Tourism in Slovakia


Welcome to a marvellous land of national parks, mountains, valleys, forests and rivers …
… to castles, churches and ruins
… to mysterious underground caves
… and to a rich variety of accommodations, eating facilities and recreational support to help you enjoy them.

Welcome to Slovakia!

Things to do in Slovakia

Most people spend their free time in Slovakia on one of three activities: outdoor recreation, arts and culture, and architectural sightseeing. All age groups enjoy all three of these at many different levels - and, at the top level, Slovakia can compare with the best in Europe and the world.

Arts and culture

Arts and culture centre in the capital city of Bratislava, but locals and visitors alike enjoy performances and galleries in even the smallest of towns.

Performance of traditional folk music is especially abundant. Many towns and cities have their own theatre companies and classical music concerts. Dance, especially ballet, and opera are generally found only in the largest cities, and this is also the case with jazz and other live music. Musical theatre performances and ballet and opera companies are based in the two largest cities, Bratislava and Kosice.

Graphic arts are of course displayed in a number of museums, the largest being the National Gallery in Bratislava. Often, though, the most interesting work appears in Slovakia's many private galleries and other exhibition spaces.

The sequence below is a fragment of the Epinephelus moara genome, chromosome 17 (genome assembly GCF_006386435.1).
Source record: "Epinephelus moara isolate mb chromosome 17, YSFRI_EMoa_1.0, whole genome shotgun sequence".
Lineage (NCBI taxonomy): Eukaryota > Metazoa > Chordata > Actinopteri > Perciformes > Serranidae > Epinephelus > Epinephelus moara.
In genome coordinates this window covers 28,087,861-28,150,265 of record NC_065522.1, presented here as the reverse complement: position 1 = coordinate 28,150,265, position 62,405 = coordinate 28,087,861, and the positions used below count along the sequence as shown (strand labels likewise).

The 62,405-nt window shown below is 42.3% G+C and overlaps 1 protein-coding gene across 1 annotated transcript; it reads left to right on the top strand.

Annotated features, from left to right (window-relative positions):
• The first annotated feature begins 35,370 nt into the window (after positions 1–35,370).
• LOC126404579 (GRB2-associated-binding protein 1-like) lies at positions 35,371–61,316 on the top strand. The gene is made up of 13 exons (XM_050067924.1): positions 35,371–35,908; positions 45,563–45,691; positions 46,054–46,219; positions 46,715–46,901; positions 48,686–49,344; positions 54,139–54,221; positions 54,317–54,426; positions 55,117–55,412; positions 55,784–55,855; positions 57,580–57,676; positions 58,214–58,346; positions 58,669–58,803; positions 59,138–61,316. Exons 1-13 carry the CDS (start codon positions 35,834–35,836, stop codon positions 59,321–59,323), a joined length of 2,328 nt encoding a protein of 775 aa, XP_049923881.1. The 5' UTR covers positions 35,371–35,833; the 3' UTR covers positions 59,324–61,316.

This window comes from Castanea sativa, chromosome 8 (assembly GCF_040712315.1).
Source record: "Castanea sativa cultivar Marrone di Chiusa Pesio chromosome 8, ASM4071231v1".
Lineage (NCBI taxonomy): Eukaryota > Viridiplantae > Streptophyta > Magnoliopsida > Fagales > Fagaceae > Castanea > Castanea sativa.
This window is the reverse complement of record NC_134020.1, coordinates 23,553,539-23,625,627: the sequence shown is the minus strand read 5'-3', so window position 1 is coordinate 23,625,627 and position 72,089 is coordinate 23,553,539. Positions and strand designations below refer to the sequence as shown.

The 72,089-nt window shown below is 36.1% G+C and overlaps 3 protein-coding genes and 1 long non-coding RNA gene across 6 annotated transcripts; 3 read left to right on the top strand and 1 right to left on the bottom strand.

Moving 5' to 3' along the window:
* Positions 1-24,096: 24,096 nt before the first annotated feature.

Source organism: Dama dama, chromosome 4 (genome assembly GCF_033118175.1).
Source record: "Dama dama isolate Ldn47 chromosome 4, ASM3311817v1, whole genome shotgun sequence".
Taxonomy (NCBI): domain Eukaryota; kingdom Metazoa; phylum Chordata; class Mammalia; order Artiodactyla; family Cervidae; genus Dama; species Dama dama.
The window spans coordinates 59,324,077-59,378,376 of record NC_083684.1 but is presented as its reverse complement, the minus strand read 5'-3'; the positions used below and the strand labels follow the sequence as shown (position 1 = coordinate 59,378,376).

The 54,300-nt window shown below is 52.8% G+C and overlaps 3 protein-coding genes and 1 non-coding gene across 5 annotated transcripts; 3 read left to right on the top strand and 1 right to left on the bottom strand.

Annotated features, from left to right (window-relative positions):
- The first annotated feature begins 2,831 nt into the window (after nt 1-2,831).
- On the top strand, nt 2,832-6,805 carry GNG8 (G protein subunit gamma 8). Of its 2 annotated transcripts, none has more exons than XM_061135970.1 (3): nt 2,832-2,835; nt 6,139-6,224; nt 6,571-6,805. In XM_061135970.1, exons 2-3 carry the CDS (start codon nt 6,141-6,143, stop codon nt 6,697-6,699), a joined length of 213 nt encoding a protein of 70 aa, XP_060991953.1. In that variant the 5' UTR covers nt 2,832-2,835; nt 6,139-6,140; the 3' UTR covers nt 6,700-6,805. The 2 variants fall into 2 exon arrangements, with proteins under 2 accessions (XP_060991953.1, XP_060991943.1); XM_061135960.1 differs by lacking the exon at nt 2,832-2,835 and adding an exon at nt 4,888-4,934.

Architecture

Slovakia's geographical position between two superpowers of the middle ages, Austro-Hungarian and Russian, has left its mark plainly in its historical architecture. Of the two, the traditions of Germanic Austria-Hungary dominate, often tied to the Roman Catholic faith with some hints of Protestantism. However, especially in the east, the Orthodox Christian religion of Russia and other eastern European cultures play a role in the architectural landscape.

Most towns have historic churches, and many of these have features of special signicance. For those seeking a truly eastern European experience, the centuries-old, still-functioning wooden churches of northeastern Slovakia are one of the country’s greatest treasures, though they are hard to reach.

The other significant historical influence came from Slovakia's role as an essentially underling nation for centuries. Wealth never accumulated here as it did in nearby centres such as Vienna, Prague, Budapest, Krakow or even Kiev. Therefore the ornate "old town" sections of Slovak cities are more compact, though no less beautiful - in fact, many travellers find sightseeing more digestible in Slovakia, as the ornamentation is not so overwhelming.

For a quick but memorable architectural experience, check out almost any town square. Some of them (such as Bardejov and Banska Stiavnica) have UNESCO cultural heritage certification and big reputations, but most old town squares have some unique and well-restored aspects of beauty.

Slovak castles and ruins

Castles can be divided into those which have been restored, and those which have fallen into ruin. Every region of the country offers some of each. Restored castles, some of which were never fortified and therefore are in fact palaces, offer a glimpse of how the wealthy lived. Castle ruins are more interesting for those with explorer spirits, in part because they usually require significant walking or gentle climging; they have deliciously eerie atmosphere.